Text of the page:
For me, I sought those opportunities out. I wanted to work with Tom Garfinkel, Jeremy Walls in Arizona, Jonathan Tillman, and Jared Dillian. You want that type of crew. It gives you an idea of how you build those things. Michael Yormark was there. Between Chad, Michael, Lynn, and everyone in this crew we had there, you learned a lot for your first job in sports, work ethic, how to prioritize your day, how to produce results, all those things. That helped me translate into everything else I have done. I’m fortunate.
When you are in Tampa, what were you selling? Were you selling tickets for groups? What was it?
I was selling group tickets. This is pre inside sales, and you make $18,000 a year. Whatever you sell, you make some commission on. I don’t think I made a whole lot of money that first year. The first sale I had was a Ricky Martin concert. I was like, “This is easy.” I sold at parties. The sales thing is not that hard. You try to sell hockey in Florida when the teams are bad for three years in a row, and then you are like, “I’ve got to work at this.”
It’s hysterical, though, Ricky Martin’s concert. I ask a few people this. You hear all the cliché stuff, “I have been selling my whole life,” and stuff like that. Think back to that first part. This writes the person’s profile a little bit. It’s their DNA. What did you suck at in sales? What were you good at in sales? Start with suck.
Right before Tampa, I worked for a company around Cleveland called Blue Streak Camps. At the time, we sold week-long camps to the Cavs, the WNBA team, and the Indians. It’s like, “Here, sell. Get some high schools to come and participate in our camps.” That was hard. Thankfully, I did that before I went to Tampa. For me, the hardest part is I lacked confidence. I know you will be like, “That’s crazy,” because you and I have known each other. Those first six months were hard.
Talk about that for a second.
It seems odd. We have known each other for so long. I didn’t know you then. When you are given a list of high schools and it’s like, “Call these ADs and coaches,” there’s no script and training. I thought it was just making calls, and I’m trying to build a relationship. Those were easier sells. Someone calls from a camp. They get calls from camps all the time. You go to Tampa, and you call about a hockey team that’s not good, and they don’t even want to take your meeting. You are making 100 or 120 calls a day. It was hard.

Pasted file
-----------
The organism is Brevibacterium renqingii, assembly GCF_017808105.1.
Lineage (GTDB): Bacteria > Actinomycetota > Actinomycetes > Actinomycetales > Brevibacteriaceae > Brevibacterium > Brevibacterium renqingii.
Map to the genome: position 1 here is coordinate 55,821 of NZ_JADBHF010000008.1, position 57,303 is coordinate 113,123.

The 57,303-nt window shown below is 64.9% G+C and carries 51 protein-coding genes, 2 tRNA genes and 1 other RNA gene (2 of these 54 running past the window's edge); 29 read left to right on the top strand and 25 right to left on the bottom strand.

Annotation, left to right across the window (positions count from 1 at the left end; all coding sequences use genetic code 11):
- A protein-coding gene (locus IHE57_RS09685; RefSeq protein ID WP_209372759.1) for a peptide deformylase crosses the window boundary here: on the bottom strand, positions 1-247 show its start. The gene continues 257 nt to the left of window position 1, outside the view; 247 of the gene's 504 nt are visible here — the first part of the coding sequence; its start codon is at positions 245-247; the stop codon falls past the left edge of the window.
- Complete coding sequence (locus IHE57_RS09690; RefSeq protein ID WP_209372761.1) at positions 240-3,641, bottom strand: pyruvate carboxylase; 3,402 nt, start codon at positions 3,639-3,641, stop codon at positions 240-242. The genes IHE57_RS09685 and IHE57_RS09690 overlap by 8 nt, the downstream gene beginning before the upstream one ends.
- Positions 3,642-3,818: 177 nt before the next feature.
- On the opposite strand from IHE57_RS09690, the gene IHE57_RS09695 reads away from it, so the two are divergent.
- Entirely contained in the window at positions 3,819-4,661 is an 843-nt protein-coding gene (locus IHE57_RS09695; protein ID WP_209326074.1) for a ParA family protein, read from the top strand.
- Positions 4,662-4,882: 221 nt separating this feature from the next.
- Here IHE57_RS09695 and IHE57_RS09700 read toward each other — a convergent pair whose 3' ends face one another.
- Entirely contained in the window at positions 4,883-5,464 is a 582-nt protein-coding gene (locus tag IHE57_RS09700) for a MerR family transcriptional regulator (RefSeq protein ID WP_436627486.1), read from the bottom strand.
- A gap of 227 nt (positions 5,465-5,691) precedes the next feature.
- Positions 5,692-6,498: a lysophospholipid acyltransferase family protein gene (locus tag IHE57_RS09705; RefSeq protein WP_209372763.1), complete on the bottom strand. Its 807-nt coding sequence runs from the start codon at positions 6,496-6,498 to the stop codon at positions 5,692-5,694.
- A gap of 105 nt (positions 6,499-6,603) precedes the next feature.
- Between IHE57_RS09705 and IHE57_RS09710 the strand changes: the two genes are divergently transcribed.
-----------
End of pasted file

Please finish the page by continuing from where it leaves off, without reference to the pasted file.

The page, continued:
John Fisher, who was next to me, is the SVP of Sales and Marketing for the Diamondbacks and a friend. He sat next to me that first year, and he had been there a year and helped me along a little bit. There were some times where I was like, “I don’t know if this is going to work.” It was hard. I had never been to Florida. I was away from family. You are in this tiny apartment. I had a blanket on the floor, a milk crate, a lawn chair in my living room, and that was it. I made a mistake. I was like, “If I budget and if I can live on $18,000 a year, I can still survive if I don’t sell anything.” I’m thinking, “If I don’t sell anything, I’m not going to be here long.”
You were close to $18,000. That’s funny.
I was like, “I can spend $20 a week on lunch.” I learned a ton. There was a time, I didn’t know what it was. It was a couple of months in, and the training was much better. It was Chad and Lynn. They spent more time training the most teams and I was like, “Screw it. I don’t care. I don’t know these people. It doesn’t matter. I’m going to keep calling. I’m going to get in front of these people. I’m going to do whatever I can to get in front of them.” That may include saying, “I’ve got Bruce Springsteen tickets. Let me come talk to you.” When I get there, I’m talking about hockey or arena football. Whatever I had to do to get in front of the person, I did. To me, a light switch went on and I was like, “I can do this for a long time.” There were some bumps.
How long did you sell? What was your first management job? If I’m looking at your LinkedIn profile, I’m like, “This guy skyrocketed.” What’s your management role?
You don’t need the headline to sell. You really have to figure out how to sell.
I talk to people about being patient all the time and they were like, “How can you talk to me about being patient? Look what happened to you?” In some ways, I was because I had many different opportunities that I said no to. The LinkedIn page doesn’t say, “Here are all the offers he said no to and stayed, and then he made the right move when he jumped.” I sold for two years and then I was a Selling Manager. I tell this to people a lot. That may have been one of the hardest jobs. You are in this group of six, your colleagues and friends are selling with each other.